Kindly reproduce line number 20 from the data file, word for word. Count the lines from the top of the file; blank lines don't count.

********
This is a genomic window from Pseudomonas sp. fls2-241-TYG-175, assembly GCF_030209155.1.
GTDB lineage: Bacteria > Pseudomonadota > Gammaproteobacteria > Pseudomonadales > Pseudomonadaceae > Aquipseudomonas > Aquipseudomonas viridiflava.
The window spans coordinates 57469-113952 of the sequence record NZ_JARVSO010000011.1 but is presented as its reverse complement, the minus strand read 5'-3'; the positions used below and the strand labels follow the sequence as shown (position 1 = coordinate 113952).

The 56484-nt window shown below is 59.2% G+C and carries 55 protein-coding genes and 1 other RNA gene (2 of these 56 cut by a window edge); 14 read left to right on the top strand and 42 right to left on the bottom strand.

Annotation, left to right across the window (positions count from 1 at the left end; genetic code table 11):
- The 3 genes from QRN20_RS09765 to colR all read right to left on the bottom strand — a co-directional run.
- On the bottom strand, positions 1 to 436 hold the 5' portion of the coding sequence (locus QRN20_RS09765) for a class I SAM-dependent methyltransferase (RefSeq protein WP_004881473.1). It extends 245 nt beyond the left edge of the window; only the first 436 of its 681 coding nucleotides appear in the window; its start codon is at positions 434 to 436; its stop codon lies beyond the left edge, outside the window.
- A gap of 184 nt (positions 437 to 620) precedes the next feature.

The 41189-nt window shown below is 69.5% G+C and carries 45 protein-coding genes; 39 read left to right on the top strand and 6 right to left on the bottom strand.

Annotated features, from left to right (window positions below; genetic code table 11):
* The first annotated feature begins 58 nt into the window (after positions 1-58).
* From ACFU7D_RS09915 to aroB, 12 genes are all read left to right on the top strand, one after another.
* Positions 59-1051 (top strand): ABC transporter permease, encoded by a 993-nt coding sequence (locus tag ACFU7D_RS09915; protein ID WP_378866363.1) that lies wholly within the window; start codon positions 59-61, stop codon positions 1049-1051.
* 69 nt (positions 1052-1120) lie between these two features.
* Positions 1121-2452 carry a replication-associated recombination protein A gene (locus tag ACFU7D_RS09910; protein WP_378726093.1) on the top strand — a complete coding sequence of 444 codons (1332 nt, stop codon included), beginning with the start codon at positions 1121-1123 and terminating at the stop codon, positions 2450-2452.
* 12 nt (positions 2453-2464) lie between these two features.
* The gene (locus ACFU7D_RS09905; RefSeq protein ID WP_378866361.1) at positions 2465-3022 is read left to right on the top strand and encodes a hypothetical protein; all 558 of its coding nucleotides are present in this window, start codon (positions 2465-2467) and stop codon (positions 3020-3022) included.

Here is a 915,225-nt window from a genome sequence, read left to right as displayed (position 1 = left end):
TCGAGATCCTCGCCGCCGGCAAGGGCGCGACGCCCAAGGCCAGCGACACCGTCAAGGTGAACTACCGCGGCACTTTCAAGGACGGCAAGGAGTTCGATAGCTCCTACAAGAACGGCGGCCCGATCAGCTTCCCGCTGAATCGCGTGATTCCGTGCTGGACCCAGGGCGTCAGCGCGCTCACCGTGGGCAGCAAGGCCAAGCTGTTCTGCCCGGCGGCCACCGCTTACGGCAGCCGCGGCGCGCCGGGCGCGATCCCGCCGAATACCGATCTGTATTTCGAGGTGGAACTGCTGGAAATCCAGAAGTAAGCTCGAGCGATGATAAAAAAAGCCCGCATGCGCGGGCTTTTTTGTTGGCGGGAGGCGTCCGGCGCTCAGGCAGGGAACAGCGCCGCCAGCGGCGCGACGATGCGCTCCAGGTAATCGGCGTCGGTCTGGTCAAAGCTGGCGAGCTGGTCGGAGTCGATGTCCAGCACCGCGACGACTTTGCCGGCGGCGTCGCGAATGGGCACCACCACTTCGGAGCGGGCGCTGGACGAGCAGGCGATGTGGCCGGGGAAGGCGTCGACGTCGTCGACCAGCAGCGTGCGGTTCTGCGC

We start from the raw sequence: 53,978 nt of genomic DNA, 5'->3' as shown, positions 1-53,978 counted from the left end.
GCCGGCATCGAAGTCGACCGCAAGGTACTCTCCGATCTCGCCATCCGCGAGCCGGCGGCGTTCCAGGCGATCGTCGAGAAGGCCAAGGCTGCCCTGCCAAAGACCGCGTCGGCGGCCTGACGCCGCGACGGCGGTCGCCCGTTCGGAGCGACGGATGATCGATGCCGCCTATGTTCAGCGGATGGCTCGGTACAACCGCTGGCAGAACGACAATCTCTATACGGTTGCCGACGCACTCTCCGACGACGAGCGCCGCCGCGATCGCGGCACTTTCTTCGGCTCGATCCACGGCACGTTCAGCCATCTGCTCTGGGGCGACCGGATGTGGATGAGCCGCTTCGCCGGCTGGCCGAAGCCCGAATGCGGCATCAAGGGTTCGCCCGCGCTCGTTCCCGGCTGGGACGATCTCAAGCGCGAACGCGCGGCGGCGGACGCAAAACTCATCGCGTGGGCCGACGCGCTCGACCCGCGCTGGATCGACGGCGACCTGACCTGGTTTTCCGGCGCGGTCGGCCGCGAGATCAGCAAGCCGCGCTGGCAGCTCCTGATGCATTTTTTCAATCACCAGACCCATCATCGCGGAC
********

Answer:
We start from the raw sequence: 53,978 nt of genomic DNA, 5'->3' as shown, positions 1-53,978 counted from the left end.